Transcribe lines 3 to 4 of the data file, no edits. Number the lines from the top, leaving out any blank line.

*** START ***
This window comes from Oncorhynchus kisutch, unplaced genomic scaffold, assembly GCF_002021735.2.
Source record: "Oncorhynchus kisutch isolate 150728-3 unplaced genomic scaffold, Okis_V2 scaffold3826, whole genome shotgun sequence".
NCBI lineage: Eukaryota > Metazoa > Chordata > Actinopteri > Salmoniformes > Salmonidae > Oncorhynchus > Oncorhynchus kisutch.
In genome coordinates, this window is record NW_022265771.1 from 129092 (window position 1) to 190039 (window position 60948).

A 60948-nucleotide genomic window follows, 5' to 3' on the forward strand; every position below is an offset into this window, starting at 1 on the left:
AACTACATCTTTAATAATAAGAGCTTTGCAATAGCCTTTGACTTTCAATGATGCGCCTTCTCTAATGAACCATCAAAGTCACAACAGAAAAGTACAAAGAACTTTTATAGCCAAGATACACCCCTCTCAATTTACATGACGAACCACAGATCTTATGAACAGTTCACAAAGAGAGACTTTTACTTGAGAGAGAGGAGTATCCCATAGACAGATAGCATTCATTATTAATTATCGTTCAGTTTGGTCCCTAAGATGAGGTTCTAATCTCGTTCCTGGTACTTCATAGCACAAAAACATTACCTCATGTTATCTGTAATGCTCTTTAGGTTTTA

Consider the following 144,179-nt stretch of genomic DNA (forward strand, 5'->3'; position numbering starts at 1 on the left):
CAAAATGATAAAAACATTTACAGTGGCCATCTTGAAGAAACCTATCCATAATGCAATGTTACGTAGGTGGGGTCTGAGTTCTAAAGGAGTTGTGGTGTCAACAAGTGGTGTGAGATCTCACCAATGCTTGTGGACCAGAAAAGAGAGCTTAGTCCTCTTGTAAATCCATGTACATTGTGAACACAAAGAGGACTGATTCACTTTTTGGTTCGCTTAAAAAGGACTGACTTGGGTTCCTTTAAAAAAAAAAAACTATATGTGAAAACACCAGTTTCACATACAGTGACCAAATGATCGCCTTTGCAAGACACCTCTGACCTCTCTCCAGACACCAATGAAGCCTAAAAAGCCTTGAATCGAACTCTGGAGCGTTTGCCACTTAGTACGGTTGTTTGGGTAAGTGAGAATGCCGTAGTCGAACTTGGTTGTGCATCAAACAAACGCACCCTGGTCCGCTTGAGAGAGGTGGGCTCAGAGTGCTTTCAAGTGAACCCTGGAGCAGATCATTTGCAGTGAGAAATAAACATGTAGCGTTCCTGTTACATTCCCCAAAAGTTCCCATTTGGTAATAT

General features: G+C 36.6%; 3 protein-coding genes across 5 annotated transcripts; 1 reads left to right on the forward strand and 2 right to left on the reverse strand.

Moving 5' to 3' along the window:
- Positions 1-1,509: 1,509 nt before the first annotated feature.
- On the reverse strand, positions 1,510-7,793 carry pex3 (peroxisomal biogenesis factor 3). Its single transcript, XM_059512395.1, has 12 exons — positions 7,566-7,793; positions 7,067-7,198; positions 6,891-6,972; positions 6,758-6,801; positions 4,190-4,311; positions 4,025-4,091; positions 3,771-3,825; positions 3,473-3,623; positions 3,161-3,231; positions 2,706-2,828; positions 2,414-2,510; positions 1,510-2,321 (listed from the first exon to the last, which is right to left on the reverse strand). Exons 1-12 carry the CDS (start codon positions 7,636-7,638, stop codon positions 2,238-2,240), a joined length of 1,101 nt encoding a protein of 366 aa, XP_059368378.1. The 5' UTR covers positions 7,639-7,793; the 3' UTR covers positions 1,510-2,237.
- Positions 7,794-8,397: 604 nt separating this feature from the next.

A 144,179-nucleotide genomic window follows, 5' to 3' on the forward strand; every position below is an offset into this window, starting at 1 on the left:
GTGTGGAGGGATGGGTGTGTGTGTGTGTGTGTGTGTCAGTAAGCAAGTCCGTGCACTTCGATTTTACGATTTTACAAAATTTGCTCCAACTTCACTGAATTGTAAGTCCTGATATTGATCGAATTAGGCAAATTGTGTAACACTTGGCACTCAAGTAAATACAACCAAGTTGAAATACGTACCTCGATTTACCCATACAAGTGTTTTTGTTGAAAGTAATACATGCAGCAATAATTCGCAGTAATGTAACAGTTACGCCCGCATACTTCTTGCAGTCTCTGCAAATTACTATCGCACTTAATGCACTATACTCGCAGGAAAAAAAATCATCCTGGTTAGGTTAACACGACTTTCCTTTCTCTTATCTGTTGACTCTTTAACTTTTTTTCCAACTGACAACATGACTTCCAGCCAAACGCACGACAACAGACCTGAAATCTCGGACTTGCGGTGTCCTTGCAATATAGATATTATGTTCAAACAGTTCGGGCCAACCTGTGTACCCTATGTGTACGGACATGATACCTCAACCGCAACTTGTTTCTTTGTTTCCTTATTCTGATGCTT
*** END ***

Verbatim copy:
NCBI lineage: Eukaryota > Metazoa > Chordata > Actinopteri > Salmoniformes > Salmonidae > Oncorhynchus > Oncorhynchus kisutch.
In genome coordinates, this window is record NW_022265771.1 from 129092 (window position 1) to 190039 (window position 60948).